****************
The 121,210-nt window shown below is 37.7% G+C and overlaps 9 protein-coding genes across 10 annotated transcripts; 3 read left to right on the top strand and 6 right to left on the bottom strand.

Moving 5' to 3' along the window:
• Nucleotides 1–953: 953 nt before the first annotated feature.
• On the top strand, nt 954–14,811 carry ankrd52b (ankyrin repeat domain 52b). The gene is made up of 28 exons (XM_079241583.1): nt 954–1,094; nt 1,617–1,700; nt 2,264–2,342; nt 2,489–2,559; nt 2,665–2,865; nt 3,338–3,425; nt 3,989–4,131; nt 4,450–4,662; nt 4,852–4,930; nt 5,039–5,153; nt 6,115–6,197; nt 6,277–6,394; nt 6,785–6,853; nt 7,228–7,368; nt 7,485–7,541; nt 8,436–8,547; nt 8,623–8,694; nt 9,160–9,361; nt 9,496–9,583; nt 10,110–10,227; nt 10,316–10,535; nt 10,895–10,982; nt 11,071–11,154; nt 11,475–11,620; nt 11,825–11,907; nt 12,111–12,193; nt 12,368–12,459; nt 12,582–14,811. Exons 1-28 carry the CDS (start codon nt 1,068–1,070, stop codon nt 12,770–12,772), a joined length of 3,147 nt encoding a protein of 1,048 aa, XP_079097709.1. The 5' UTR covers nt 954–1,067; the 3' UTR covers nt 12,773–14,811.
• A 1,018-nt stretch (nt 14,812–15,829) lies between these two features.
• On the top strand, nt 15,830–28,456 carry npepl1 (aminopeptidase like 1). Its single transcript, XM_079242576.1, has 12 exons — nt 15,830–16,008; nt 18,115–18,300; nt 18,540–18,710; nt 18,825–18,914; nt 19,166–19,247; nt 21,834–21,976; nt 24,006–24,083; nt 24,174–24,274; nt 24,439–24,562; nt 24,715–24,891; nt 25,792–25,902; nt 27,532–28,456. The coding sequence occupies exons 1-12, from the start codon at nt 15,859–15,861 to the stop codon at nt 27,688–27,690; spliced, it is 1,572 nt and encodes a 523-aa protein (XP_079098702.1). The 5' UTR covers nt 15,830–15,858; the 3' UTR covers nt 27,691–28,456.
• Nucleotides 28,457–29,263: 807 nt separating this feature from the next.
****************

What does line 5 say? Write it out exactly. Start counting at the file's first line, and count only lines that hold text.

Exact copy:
• A 1,018-nt stretch (nt 14,812–15,829) lies between these two features.